Here you can find a bunch of configurations for CoreDNS. All setups are done assuming you are not the
root user and hence can’t start listening on port 53. We will use port 1053 instead, using the
-dns.port flag. In every setup, the configuration file used is the CoreDNS’ default, named
This means we don’t need to specify the configuration file with the
-conf flag. In other words,
we start CoreDNS with
./coredns -dns.port=1053 -conf Corefile, which can be abbreviated to
All DNS queries will be generated with the
tool, the gold standard for debugging DNS. The full command line we use here is:
But we shorten it in the setups below, so
dig www.example.org A is really
dig -p 1053 @localhost +noall +answer www.example.org A
This setup uses the file plugin. Note the external redis plugin enables authoritative serving from a Redis Database. Let’s continue with the setup using file.
The file we create here is a DNS zone file, and it can have any name (file plugin doesn’t care). The
data we are putting in the file is for the zone
In your current directory, create a file named
db.example.org and put the following contents in
The last two lines are defining a name
www.example.org. with two addresses, 127.0.0.1 and (the
Next, create this minimal
Corefile that handles queries for this domain and adds the
log plugin to enable query logging:
Start CoreDNS and query it with
It works. Because of the log plugin, we should also see the query being logged:
The above logs show us the address CoreDNS replied from (
::1) and the time and date it replied.
Furthermore, it logs the query type, the query class, the query name, the protocol used (
size in bytes of the incoming request, the DO bit state, and the advertised UDP buffer size. This is
data from the incoming query.
NOERROR signals the start of the reply, which is the Response Code
sent back, followed by the set of flags on the reply:
qr,aa,rd,ra, the size of the reply in bytes
(121), and the duration it took to get the reply.
CoreDNS can be configured to forward traffic to a recursor with the forward. Here, we will use forward and focus on the most basic setup: forwarding to Google Public DNS (184.108.40.206) and Quad9 DNS (220.127.116.11).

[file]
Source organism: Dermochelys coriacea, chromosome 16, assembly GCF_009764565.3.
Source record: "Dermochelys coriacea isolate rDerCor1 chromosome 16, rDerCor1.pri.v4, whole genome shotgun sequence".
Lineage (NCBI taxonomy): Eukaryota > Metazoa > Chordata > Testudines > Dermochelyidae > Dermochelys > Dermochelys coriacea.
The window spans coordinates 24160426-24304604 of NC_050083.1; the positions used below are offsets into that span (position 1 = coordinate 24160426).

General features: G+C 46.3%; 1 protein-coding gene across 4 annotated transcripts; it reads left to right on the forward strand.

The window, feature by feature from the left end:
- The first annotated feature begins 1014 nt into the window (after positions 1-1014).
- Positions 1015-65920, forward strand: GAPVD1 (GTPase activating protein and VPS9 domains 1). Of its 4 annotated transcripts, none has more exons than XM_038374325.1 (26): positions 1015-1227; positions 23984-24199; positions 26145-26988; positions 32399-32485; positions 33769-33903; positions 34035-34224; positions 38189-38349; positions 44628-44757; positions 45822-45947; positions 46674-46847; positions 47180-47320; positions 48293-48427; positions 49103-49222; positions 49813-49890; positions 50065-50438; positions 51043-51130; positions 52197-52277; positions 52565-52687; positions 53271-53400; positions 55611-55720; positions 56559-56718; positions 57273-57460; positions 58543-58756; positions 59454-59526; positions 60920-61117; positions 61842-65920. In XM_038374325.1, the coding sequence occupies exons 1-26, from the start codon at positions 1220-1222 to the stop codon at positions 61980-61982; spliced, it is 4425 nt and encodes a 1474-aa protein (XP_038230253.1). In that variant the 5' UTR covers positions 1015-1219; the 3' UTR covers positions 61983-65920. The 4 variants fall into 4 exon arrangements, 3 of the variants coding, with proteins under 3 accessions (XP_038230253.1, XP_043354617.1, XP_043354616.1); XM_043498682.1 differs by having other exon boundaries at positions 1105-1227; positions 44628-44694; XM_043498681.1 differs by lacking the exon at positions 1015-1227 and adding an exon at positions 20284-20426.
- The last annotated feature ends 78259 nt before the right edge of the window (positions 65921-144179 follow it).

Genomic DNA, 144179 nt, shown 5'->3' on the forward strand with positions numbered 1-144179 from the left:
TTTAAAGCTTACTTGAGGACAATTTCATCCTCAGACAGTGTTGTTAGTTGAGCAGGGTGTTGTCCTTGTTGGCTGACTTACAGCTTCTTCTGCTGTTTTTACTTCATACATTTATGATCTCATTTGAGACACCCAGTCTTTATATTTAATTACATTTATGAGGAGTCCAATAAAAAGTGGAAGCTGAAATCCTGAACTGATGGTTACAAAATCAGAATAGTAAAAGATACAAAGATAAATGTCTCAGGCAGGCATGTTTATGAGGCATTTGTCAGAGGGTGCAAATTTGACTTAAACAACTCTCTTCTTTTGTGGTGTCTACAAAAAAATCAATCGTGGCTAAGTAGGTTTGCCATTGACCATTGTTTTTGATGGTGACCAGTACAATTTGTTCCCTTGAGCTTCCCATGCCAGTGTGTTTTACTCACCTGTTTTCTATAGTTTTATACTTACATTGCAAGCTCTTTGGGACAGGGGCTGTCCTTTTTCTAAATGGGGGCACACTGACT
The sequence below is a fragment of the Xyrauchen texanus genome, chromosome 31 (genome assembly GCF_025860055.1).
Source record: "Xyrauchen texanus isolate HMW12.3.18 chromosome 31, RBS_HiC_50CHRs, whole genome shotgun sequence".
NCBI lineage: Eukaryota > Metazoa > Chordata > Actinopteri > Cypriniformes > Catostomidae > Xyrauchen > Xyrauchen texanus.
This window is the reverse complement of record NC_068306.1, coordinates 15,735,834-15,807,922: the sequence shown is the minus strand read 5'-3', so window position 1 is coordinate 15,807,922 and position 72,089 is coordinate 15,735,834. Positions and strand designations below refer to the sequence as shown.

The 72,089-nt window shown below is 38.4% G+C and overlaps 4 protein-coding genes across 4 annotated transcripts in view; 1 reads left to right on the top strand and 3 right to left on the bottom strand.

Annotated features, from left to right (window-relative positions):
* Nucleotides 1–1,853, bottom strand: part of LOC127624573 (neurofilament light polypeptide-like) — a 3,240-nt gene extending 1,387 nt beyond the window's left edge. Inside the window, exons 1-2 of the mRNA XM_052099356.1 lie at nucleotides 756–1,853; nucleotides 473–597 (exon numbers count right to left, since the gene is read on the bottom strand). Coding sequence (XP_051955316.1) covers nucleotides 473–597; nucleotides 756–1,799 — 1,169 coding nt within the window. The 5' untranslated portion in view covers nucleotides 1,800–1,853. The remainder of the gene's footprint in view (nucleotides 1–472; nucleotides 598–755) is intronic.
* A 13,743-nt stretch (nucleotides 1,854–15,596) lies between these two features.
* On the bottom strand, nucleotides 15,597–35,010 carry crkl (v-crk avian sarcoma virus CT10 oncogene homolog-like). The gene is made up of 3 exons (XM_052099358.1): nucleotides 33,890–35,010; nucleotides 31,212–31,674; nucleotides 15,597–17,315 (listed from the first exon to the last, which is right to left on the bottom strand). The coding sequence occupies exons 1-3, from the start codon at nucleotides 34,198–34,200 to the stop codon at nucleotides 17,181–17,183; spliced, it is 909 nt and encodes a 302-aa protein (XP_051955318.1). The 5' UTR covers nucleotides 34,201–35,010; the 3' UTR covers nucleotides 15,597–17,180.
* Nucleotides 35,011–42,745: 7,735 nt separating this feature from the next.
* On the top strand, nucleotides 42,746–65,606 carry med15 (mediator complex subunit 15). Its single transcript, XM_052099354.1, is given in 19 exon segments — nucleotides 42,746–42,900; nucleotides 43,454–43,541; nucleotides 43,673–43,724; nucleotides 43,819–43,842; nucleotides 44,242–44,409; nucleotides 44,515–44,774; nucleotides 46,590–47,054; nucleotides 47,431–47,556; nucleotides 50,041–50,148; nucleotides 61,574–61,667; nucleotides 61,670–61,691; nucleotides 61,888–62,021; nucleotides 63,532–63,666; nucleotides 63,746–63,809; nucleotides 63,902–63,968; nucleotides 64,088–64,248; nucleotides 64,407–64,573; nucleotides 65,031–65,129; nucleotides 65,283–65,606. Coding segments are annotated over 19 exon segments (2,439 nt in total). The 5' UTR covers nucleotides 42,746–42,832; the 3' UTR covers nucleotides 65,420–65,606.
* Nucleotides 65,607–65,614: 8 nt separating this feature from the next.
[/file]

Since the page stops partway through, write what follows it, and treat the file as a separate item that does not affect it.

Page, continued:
We don’t need to create anything except for a Corefile with the configuration we want. In this case, we want all queries hitting CoreDNS to be forward to either 18.104.22.168 or 22.214.171.124:
Note that forward allows you to fine tune the names it will send upstream. Here, we
chose all names (
.). For instance:
forward example.com 126.96.36.199 188.8.131.52 would only forward names
Start CoreDNS and test it with
A common scenario you may encounter is that queries for
example.org need to go to 184.108.40.206 and
the rest should be resolved via the name servers in
/etc/resolv.conf. There are two ways that
could be implemented in a Corefile; one way that may work (depending on the plugin’s implementation) and
a way that is guaranteed to work.
Take this Corefile as an example:
The intent is to grab all possible queries (this Server Block is authoritative for the root domain), and then use the per-zone filtering of the forward plugin. Spoiler alert: this does not work. The reason is that the forward plugin can only be used once in a Server Block.
The above use case is a very valid one, so how do you implement this in CoreDNS? The quick answer is by using multiple Server Blocks, one for each of the domains you want to route on. Doing so results in this Corefile:
This leaves the domain routing to CoreDNS, which also handles special cases like DS queries. Having two smaller Server Blocks instead of one has no negative effects except that your Corefile will be slightly longer. Things like snippets and the import will help there.
CoreDNS does not have a native (i.e. written in Go) recursive resolver, but there is an (external) plugin that utilizes libunbound. For this setup to work, you first have to recompile CoreDNS and enable the unbound plugin. Super quick primer here (you must have the CoreDNS source installed):
- Do a
go generate, followed by
Note: the unbound plugin needs cgo to be compiled, which also means the coredns binary is now linked against libunbound and not a static binary anymore.
Assuming this worked, you can then enable unbound with the following Corefile:
cache has been included, because the (internal) cache from unbound is disabled to allow the cache’s metrics to works just like normal.